ARRI workshop tackles restoration dilemmas
The annual archive and restoration workshop at ARRI's headquarters in Munich was again a success this year, with some 170 guests travelling from all over the world to attend the two-day event (June 11-12) and discuss the challenges facing the digital restoration industry. Questions posed included: how do we preserve film information through the digital process? How should grain be handled for the different deliverables of digitally restored films? What constitutes the 'original' image? Should a film's director and cinematographer be involved in its restoration?
As in previous years, the workshop took place across two key spaces, with presentations in the ARRI cinema and an exhibition of the latest technologies in an adjoining ARRI studio. Attendee Ruedi Schick of the Zurich-based post house Swiss Effects noted, "Having come to the ARRI archive workshop, I almost feel like I don't need to go to the NAB or IBC shows, because all of the most relevant developments in the restoration industry are represented right here."
Through the presentations attendees learnt about the projects being undertaken by leading international archivists and researchers, with topics including the treatment of color, grain, audio tracks and different film gauges. Several speakers based their presentations on specific restorations, among them GLÜCKSKINDER (1936) by director Paul Martin and THE MARRIAGE OF MARIA BRAUN (1979) by Rainer Werner Fassbinder.
On the evening of the first day Kieron Webb of the British Film Institute introduced a full screening of director Alfred Hitchcock's 1927 classic THE LODGER, which has recently been restored by the BFI using an ARRISCAN film scanner. Webb commented, "Many of the presentations have been extremely thought-provoking, and it's interesting to see the cross-overs between work being done by different archives and restoration facilities internationally."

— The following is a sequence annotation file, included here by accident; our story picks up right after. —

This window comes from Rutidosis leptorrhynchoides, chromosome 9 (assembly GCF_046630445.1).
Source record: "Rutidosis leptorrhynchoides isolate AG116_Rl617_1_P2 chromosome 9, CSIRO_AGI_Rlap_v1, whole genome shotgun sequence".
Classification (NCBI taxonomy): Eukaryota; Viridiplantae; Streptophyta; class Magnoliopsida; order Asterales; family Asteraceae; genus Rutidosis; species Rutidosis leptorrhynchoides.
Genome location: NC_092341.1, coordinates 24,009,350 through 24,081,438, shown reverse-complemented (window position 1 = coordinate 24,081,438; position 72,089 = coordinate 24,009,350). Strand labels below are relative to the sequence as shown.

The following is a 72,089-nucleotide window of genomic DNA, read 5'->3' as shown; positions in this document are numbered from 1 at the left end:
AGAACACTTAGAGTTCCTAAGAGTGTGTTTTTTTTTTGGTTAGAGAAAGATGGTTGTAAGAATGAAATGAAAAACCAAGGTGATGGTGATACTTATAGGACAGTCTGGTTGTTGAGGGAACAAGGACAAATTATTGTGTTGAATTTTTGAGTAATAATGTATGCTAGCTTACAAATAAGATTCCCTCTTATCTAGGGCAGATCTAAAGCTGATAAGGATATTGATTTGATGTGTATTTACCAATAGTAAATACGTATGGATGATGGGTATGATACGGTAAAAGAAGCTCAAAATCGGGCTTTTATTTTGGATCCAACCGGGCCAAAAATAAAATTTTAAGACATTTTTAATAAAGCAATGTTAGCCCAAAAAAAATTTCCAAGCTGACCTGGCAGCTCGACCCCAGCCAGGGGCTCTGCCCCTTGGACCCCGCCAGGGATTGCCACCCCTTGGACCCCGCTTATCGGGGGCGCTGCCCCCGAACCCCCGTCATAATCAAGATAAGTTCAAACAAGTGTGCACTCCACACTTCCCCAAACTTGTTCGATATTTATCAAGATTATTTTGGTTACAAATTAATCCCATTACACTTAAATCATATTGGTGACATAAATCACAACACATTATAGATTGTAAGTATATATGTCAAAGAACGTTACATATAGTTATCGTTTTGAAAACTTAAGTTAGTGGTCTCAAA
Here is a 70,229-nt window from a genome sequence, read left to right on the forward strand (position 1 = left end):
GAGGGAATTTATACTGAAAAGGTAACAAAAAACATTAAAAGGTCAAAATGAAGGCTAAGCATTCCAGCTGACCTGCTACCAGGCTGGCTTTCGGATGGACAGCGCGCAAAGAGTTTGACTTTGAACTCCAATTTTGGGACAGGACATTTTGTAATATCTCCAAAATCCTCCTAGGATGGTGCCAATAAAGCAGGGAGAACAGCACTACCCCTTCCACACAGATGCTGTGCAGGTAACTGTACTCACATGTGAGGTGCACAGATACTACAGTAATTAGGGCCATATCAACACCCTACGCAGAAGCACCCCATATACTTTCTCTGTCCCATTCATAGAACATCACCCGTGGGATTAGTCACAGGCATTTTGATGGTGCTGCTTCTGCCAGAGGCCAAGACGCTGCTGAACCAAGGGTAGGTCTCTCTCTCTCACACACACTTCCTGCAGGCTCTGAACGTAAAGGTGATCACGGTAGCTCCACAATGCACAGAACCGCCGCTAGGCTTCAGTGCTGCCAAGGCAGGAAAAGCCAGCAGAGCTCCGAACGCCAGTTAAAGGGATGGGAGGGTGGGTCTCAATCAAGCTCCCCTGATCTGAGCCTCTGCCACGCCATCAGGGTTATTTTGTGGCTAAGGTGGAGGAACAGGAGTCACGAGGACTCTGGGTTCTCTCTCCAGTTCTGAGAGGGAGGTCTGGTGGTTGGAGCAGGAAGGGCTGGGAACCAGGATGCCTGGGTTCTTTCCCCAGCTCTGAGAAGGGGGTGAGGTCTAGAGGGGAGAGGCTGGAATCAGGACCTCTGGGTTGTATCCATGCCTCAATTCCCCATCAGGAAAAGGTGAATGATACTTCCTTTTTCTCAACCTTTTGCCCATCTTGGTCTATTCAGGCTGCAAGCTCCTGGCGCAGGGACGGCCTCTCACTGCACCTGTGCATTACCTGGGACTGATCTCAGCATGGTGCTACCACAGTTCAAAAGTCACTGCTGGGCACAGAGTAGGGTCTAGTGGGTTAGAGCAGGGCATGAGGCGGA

The Wet Gate saves time, but more importantly it fixes problems that could not be fixed in any other way.
Speaker Davide Pozzi, director of the L'Immagine Ritrovata restoration lab in Bologna, screened clips from Yves Allégret's 1949 noir-influenced drama UNE SI JOLIE PETITE PLAGE, illustrating how the ARRISCAN Wet Gate helped rid the film of stubborn mold damage. "With the wet scan the mold was almost completely removed, and the remaining spots were easy to deal with using normal digital restoration tools," said Pozzi. "The Wet Gate saves time, but more importantly it fixes problems that could not be fixed in any other way."
In the exhibition studio, state-of-the-art hardware and software tools for the archiving and restoration of film materials were demonstrated by the industry's leading manufacturers and developers, including Blackmagic Design, Digital Vision, Front Porch Digital, HS-Art, The Pixel Farm and Sondor. Exhibitors were able to show off their current offerings amid a convivial atmosphere of collaboration and common purpose.
Among those doing the rounds in the exhibition space was Jeffrey Sonora of FPJ Productions in the Philippines, a media company that is about to install an ARRISCAN equipped with archive accessories. "We chose ARRI because of the strength of the brand," said Sonora. "In the days when FPJ produced movies, we used ARRI cameras and lighting systems -- we have always associated ARRI with quality and reliability. We will be restoring around 168 films of the late National Artist of the Philippines, Fernando Poe Jr., which were produced as far back as 1961. We believe in keeping intact the quality and integrity of the films; some of the films are still in good condition, but others have warping, vinegar syndrome, brittleness and other forms of deterioration, so it was important for us to have the full archive package available in the Philippines."
Speaking of his attendance at the ARRI archive event, Sonora commented, "I was really amazed by how advanced the technology is for film restoration in Europe and how much effort ARRI has put into the archiving industry. It's great to come here to the workshop and see people's different perspectives on how to handle historic film material."
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